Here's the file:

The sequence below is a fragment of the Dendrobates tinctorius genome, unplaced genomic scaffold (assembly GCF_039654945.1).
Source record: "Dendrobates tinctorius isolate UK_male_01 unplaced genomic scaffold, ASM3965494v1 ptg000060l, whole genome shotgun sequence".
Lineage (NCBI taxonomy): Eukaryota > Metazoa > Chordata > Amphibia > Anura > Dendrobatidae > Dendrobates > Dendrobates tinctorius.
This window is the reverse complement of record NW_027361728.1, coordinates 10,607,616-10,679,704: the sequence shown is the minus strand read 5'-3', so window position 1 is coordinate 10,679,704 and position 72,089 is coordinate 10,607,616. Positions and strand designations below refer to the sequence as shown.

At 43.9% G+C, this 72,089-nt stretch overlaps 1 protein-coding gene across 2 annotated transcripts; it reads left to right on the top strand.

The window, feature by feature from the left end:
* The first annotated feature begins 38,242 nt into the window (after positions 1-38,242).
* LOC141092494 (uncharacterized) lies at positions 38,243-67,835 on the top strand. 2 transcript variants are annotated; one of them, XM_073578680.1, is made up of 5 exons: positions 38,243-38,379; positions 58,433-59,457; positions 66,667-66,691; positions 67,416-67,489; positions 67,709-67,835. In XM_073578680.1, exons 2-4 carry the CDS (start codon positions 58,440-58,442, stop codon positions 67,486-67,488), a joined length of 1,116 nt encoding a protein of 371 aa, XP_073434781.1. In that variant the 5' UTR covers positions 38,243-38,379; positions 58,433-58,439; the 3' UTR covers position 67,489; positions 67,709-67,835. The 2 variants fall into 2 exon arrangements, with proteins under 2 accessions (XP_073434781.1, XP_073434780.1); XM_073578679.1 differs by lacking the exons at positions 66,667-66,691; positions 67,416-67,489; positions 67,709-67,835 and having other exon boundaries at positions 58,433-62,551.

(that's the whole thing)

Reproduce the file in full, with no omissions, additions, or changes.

The sequence below is a fragment of the Dendrobates tinctorius genome, unplaced genomic scaffold (assembly GCF_039654945.1).
Source record: "Dendrobates tinctorius isolate UK_male_01 unplaced genomic scaffold, ASM3965494v1 ptg000060l, whole genome shotgun sequence".
Lineage (NCBI taxonomy): Eukaryota > Metazoa > Chordata > Amphibia > Anura > Dendrobatidae > Dendrobates > Dendrobates tinctorius.
This window is the reverse complement of record NW_027361728.1, coordinates 10,607,616-10,679,704: the sequence shown is the minus strand read 5'-3', so window position 1 is coordinate 10,679,704 and position 72,089 is coordinate 10,607,616. Positions and strand designations below refer to the sequence as shown.

At 43.9% G+C, this 72,089-nt stretch overlaps 1 protein-coding gene across 2 annotated transcripts; it reads left to right on the top strand.

The window, feature by feature from the left end:
* The first annotated feature begins 38,242 nt into the window (after positions 1-38,242).
* LOC141092494 (uncharacterized) lies at positions 38,243-67,835 on the top strand. 2 transcript variants are annotated; one of them, XM_073578680.1, is made up of 5 exons: positions 38,243-38,379; positions 58,433-59,457; positions 66,667-66,691; positions 67,416-67,489; positions 67,709-67,835. In XM_073578680.1, exons 2-4 carry the CDS (start codon positions 58,440-58,442, stop codon positions 67,486-67,488), a joined length of 1,116 nt encoding a protein of 371 aa, XP_073434781.1. In that variant the 5' UTR covers positions 38,243-38,379; positions 58,433-58,439; the 3' UTR covers position 67,489; positions 67,709-67,835. The 2 variants fall into 2 exon arrangements, with proteins under 2 accessions (XP_073434781.1, XP_073434780.1); XM_073578679.1 differs by lacking the exons at positions 66,667-66,691; positions 67,416-67,489; positions 67,709-67,835 and having other exon boundaries at positions 58,433-62,551.